Dan had spent months in hospital recovering from his stroke without such a program. He said the experience was very isolating and not something he wants others to go through. “People in acute care are invariably afraid,” he says. “They do tend to open up to me after I share my story.”
What he and Sue mostly provide is a sense of hope, says Sue. “We share our journey and provide encouragement.” The mentors also give out resource material including information about peer support groups in the community.
It’s been very well received by Hospital staff and a huge benefit to stroke patients, says Deb Hastings, Manager of the Stroke Unit. “It is helpful for the patients to hear from someone who has been there and shared the same story,” says Deb. “It is very supportive and provides that light at the end of the tunnel for patients and families as they adjust to their new normal in stroke recovery.”
Barbara says she hopes to expand the program and have mentors in every rehab facility.
Volunteer of the Year named
|On hand to present Mary with her award were (l-r) Laura Hutchings, Director Volunteer Services, Mary Taylor, Marianne Walker, GGH President and CEO along with last year's winner, Eleanor Harrison.|
At our annual volunteer appreciation luncheon to mark National Volunteer Week, the Hospital named its Mary Hales “Volunteer of the Year.” This year’s winner was Mary Taylor.
Mary has been a volunteer at GGH since the fall of 1991 and to date has over 1,900 volunteer hours. Mary previously volunteered in the coffee shop and she spent many years as a buyer for the Courtyard Boutique. Currently, Mary volunteers in the Courtyard Boutique twice a month. She is also a top ticket seller for the Volunteer Association’s Annual Card Party Fundraiser.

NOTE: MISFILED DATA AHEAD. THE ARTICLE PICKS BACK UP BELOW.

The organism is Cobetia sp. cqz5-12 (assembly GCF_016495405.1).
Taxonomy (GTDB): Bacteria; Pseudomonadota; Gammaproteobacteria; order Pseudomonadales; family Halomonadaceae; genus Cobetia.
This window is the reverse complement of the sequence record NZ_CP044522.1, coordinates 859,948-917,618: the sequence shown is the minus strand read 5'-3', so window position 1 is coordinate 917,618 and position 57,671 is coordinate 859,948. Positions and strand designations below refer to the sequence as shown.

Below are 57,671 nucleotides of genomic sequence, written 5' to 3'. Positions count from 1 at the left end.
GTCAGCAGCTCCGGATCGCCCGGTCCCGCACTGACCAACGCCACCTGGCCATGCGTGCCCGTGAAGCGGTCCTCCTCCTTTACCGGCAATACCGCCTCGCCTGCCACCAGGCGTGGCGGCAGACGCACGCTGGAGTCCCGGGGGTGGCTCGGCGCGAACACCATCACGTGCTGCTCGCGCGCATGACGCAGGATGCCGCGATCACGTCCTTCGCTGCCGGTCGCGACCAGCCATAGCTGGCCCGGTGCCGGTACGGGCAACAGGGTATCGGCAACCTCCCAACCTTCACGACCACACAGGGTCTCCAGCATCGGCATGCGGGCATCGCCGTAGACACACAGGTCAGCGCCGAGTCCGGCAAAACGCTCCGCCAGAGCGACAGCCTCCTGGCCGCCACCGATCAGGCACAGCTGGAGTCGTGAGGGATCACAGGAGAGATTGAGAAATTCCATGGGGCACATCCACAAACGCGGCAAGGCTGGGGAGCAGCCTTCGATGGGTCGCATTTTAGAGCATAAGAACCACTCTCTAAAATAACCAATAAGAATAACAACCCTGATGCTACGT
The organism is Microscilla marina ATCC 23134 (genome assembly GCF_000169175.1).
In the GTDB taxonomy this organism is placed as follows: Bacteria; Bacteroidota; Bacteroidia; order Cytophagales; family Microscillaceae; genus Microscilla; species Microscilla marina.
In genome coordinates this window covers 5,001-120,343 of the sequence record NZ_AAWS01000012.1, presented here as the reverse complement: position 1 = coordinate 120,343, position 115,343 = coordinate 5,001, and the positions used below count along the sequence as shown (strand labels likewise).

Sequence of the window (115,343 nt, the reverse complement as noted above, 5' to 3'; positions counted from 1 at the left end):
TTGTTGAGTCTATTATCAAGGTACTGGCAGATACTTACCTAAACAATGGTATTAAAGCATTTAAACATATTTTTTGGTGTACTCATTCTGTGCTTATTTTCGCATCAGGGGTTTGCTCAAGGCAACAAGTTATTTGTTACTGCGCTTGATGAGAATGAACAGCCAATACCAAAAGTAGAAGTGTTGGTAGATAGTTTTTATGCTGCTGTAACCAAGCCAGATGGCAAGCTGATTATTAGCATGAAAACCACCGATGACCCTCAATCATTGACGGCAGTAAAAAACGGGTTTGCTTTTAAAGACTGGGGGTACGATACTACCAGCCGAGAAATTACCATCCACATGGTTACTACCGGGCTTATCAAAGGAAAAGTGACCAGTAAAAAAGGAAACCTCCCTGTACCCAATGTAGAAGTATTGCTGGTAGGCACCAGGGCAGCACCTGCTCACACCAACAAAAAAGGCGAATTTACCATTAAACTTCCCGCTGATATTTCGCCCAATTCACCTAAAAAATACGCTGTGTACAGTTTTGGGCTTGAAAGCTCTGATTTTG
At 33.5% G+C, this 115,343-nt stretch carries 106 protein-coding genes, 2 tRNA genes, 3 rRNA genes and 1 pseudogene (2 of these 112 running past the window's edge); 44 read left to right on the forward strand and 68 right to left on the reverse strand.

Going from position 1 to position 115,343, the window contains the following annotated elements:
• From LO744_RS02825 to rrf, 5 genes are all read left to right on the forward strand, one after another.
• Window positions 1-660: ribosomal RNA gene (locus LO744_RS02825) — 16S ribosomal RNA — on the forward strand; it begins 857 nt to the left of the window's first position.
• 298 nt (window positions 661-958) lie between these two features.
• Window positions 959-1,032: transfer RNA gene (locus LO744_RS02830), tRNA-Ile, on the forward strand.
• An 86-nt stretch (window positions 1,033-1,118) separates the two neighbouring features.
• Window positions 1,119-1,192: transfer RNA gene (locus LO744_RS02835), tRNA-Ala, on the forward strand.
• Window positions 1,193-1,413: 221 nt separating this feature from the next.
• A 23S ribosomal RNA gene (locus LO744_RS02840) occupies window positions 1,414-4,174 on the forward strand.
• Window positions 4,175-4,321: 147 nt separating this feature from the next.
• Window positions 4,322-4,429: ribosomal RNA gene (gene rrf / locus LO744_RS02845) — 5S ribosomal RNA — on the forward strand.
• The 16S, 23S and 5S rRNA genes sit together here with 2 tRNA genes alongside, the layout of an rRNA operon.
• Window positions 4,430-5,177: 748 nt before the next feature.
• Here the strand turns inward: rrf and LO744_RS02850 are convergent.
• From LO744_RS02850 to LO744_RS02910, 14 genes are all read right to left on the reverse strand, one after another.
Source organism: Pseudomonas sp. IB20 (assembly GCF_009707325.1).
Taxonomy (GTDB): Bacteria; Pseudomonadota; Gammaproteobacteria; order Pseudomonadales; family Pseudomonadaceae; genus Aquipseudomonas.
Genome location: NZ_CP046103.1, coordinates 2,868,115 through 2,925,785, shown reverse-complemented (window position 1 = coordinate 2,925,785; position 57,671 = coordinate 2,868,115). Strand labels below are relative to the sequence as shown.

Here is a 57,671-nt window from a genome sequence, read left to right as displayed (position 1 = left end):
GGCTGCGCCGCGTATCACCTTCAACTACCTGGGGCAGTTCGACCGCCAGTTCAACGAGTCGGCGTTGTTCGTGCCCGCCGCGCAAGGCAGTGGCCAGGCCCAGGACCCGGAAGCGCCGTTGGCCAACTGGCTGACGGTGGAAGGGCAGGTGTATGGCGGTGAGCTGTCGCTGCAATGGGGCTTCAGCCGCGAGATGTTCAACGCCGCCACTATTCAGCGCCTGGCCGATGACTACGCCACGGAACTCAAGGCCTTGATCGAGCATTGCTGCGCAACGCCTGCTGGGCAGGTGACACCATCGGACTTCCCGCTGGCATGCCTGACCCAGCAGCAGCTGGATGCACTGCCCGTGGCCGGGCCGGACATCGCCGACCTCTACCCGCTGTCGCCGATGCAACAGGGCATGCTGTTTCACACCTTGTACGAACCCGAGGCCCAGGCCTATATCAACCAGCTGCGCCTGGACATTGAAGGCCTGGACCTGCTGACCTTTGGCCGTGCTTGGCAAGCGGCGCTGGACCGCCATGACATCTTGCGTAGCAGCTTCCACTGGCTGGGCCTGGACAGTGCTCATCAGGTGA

The Guelph General Hospital Volunteer Association goes back over 119 years and is constantly expanding. Now, it has over 275 volunteers who provide support for 14 services throughout the Hospital. Our volunteers contribute in excess of 17,500 hours of service each year.
The majority of the money the association raises is through the Courtyard Boutique, HELPP Lottery and Vendor program with proceeds going back to the Hospital to purchase patient equipment.
Did you know, the Volunteer Association:
- Provides Angel Pins for each patient upon completion of their Chemotherapy Treatment
- Provides afghans for patients in many areas of the hospital (i.e. chemotherapy, palliative, dialysis etc.).
- Donated $40,000 in 2016 to the Foundation to purchase an Air Glider Transfer System for bariatric patients in the ED, a Digital Visual Activity Tester and Procedure Light for Ambulatory Care and a Specialized Wound Therapy Machine for Surgery
- Has donated over $1.4 million to the Foundation.
- Gives a $500 bursary to the 4th year Nursing Student from McMaster/Conestoga College from Guelph Wellington with the highest Grade point average.
Pet therapy program already bringing many smiles across the Hospital
GGH Snapshots (click on photo to enlarge)